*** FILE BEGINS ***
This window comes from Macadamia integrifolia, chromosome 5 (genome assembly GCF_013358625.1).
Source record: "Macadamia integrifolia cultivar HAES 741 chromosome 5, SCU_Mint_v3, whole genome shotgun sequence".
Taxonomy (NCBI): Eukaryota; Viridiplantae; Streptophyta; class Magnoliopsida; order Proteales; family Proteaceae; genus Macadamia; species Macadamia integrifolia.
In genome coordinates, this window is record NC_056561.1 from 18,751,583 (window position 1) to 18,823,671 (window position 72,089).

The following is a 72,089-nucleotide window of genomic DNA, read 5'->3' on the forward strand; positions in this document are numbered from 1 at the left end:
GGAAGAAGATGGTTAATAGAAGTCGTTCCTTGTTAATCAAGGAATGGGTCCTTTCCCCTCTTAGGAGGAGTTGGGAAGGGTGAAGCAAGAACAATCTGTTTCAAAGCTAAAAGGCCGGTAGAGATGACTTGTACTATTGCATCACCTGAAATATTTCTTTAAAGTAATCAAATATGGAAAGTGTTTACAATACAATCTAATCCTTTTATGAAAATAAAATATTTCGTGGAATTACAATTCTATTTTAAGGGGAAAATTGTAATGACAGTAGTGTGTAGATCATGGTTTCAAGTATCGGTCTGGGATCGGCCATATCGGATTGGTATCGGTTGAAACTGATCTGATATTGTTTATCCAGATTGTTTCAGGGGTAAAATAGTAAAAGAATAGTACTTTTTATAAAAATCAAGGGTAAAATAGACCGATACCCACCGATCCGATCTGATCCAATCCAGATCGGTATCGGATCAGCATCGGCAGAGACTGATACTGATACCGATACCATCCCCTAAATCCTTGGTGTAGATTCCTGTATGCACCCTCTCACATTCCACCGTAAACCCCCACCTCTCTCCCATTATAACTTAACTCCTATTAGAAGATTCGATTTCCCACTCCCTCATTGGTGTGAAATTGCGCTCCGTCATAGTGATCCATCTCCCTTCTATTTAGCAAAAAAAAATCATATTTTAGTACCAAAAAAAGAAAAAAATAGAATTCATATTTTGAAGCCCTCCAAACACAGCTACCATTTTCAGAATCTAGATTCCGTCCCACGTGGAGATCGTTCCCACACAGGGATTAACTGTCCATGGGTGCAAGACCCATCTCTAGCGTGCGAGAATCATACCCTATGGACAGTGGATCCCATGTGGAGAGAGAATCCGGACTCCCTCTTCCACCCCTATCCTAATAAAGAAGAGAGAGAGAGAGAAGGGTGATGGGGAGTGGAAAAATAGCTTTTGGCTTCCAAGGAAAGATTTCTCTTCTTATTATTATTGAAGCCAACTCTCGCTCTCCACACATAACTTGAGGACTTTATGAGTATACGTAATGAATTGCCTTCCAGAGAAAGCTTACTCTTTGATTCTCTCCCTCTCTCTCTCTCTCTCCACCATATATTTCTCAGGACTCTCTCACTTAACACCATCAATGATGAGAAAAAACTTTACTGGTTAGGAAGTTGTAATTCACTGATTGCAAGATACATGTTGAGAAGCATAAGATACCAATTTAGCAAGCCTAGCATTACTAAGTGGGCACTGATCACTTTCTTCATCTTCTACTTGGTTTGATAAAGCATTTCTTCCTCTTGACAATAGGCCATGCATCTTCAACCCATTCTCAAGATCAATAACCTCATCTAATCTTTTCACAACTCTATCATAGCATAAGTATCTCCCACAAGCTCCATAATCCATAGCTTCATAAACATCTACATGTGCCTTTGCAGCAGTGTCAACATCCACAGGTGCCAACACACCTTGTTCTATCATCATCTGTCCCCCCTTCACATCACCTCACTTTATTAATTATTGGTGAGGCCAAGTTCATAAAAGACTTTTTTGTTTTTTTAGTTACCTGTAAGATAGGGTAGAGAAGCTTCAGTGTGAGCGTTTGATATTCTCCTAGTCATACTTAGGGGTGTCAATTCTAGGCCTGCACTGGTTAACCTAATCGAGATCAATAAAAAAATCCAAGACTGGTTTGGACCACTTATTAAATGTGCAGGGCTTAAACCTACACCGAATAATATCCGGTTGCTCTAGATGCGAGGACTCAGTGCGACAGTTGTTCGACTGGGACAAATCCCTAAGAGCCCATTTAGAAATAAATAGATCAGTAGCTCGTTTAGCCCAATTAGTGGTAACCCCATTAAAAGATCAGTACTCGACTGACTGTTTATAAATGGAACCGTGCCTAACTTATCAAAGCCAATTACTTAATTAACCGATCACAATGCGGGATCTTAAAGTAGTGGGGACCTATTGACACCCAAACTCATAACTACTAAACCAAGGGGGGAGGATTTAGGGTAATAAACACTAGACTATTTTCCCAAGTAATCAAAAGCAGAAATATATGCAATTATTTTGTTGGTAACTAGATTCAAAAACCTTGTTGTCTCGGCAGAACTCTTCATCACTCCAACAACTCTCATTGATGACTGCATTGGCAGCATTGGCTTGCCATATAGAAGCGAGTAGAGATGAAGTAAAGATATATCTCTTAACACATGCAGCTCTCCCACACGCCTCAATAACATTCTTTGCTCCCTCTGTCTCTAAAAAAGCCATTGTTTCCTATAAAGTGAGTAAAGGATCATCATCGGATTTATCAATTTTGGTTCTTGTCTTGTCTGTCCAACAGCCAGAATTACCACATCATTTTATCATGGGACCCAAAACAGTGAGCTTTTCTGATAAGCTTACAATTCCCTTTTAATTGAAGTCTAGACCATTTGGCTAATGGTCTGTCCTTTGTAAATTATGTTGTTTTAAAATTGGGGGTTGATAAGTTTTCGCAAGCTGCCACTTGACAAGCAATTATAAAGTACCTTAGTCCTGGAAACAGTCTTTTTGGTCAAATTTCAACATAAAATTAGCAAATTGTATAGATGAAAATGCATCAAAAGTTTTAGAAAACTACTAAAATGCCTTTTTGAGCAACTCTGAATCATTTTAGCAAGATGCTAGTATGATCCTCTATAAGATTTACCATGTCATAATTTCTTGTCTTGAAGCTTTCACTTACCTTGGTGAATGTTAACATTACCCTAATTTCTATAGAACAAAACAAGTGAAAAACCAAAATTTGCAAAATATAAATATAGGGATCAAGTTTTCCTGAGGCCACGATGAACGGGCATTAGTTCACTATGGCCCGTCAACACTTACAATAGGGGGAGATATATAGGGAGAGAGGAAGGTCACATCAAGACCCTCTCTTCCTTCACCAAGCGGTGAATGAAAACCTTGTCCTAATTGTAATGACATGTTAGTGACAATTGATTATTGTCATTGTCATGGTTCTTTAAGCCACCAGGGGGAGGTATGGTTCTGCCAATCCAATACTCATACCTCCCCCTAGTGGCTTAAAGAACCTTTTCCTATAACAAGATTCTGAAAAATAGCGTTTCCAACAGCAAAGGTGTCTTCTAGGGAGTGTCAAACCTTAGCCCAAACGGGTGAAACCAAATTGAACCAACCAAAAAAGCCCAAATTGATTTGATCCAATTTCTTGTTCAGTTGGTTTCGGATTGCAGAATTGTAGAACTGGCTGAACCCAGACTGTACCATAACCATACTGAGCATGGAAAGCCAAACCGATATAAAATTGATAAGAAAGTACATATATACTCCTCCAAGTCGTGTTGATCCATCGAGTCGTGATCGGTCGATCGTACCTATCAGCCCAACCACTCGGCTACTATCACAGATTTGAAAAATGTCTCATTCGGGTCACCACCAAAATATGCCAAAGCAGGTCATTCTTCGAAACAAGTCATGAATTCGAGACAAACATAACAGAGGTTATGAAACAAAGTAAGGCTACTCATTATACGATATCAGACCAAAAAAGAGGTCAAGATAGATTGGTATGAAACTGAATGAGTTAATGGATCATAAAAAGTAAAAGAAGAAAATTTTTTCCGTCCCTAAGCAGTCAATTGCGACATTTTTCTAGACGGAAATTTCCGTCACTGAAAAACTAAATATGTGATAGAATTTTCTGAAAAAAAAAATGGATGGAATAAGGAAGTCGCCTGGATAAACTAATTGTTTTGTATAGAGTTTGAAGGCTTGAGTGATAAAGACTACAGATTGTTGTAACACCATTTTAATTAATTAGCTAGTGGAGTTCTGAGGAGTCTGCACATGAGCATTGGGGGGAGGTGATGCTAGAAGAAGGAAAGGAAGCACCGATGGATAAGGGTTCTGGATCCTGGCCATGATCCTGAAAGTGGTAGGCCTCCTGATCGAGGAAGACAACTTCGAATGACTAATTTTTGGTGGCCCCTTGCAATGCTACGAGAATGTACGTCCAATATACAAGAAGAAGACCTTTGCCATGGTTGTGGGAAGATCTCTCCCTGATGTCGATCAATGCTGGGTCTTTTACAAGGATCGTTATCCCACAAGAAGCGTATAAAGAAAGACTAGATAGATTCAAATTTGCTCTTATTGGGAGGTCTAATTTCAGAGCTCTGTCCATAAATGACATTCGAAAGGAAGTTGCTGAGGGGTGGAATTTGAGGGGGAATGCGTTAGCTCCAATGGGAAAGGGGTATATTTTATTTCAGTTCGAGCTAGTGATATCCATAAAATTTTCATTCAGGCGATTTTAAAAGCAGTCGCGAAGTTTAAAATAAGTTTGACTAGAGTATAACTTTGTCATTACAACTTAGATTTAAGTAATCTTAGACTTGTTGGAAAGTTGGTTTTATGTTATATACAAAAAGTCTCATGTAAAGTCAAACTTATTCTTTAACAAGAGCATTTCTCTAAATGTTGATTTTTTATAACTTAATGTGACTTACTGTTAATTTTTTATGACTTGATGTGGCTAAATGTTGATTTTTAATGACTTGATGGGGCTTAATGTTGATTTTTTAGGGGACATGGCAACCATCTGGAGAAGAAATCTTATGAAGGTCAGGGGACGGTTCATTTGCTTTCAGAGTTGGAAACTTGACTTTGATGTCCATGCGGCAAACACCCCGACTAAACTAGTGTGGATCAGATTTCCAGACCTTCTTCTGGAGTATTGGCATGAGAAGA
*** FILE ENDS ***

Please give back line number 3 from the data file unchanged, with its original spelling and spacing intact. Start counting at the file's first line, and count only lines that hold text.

Taxonomy (NCBI): Eukaryota; Viridiplantae; Streptophyta; class Magnoliopsida; order Proteales; family Proteaceae; genus Macadamia; species Macadamia integrifolia.